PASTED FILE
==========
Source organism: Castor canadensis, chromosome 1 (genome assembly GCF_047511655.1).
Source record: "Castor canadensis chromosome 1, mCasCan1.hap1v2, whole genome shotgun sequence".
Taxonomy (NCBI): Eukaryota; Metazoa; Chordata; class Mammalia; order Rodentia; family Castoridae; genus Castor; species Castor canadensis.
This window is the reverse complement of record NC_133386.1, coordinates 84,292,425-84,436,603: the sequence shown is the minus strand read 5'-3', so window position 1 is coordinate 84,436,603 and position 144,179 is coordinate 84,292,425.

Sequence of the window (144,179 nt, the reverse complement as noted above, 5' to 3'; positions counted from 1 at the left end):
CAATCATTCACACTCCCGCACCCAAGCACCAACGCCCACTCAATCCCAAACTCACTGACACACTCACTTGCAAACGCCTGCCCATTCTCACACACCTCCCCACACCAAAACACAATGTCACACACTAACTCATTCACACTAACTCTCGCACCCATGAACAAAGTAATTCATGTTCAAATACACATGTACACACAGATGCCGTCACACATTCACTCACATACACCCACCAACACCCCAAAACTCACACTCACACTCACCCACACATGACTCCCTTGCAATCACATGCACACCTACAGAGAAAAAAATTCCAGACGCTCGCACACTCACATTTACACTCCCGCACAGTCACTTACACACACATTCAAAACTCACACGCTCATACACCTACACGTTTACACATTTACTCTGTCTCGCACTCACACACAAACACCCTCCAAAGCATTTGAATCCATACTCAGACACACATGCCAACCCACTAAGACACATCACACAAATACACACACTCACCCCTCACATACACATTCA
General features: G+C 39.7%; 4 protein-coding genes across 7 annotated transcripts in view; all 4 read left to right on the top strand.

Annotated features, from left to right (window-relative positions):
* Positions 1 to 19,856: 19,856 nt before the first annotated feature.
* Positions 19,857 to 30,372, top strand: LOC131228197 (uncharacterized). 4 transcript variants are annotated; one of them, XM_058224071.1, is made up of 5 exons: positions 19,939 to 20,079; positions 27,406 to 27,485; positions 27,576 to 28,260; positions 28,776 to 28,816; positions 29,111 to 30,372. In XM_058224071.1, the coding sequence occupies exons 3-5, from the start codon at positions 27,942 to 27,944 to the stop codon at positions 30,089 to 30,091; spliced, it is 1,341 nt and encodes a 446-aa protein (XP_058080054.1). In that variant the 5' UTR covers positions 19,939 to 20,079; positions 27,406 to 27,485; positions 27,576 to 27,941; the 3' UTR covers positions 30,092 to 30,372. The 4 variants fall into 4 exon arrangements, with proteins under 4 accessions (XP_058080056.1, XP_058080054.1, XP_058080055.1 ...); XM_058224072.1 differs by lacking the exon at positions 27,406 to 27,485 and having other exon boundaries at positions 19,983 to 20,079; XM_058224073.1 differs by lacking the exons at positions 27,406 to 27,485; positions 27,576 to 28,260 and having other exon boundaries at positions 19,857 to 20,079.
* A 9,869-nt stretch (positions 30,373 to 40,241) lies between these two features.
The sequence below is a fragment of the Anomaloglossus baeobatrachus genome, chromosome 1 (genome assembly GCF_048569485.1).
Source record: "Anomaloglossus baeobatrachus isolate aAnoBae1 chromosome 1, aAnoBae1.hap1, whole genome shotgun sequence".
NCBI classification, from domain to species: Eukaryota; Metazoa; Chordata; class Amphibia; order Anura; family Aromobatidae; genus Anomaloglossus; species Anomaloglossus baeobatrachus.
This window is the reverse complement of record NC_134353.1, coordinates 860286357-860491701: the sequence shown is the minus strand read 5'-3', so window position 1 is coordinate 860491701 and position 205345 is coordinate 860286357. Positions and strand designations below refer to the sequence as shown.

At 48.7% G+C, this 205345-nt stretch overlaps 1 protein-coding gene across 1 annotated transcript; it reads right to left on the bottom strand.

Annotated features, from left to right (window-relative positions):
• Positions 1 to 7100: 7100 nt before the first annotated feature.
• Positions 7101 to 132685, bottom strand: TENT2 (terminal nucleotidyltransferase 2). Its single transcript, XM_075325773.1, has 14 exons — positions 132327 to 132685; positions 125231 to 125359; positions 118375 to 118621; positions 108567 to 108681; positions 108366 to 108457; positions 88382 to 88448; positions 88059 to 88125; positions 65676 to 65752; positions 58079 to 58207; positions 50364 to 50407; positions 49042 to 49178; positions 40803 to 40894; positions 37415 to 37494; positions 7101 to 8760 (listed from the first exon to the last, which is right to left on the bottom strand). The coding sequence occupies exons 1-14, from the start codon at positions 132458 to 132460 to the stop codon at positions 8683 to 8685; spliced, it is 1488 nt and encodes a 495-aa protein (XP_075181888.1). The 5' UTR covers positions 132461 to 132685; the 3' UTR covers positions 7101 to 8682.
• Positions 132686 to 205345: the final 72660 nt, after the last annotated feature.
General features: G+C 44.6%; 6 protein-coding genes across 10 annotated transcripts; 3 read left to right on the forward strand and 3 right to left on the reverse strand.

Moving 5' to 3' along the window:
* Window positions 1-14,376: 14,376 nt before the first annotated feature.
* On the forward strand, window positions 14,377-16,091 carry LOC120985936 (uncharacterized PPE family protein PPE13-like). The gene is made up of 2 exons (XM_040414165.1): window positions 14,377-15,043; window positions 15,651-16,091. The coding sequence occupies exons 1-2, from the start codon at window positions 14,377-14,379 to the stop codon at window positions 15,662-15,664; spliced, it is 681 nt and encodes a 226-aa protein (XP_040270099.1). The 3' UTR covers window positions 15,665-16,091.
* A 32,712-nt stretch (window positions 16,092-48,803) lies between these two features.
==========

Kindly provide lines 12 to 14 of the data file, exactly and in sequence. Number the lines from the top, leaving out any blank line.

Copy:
The sequence below is a fragment of the Anomaloglossus baeobatrachus genome, chromosome 1 (genome assembly GCF_048569485.1).
Source record: "Anomaloglossus baeobatrachus isolate aAnoBae1 chromosome 1, aAnoBae1.hap1, whole genome shotgun sequence".
NCBI classification, from domain to species: Eukaryota; Metazoa; Chordata; class Amphibia; order Anura; family Aromobatidae; genus Anomaloglossus; species Anomaloglossus baeobatrachus.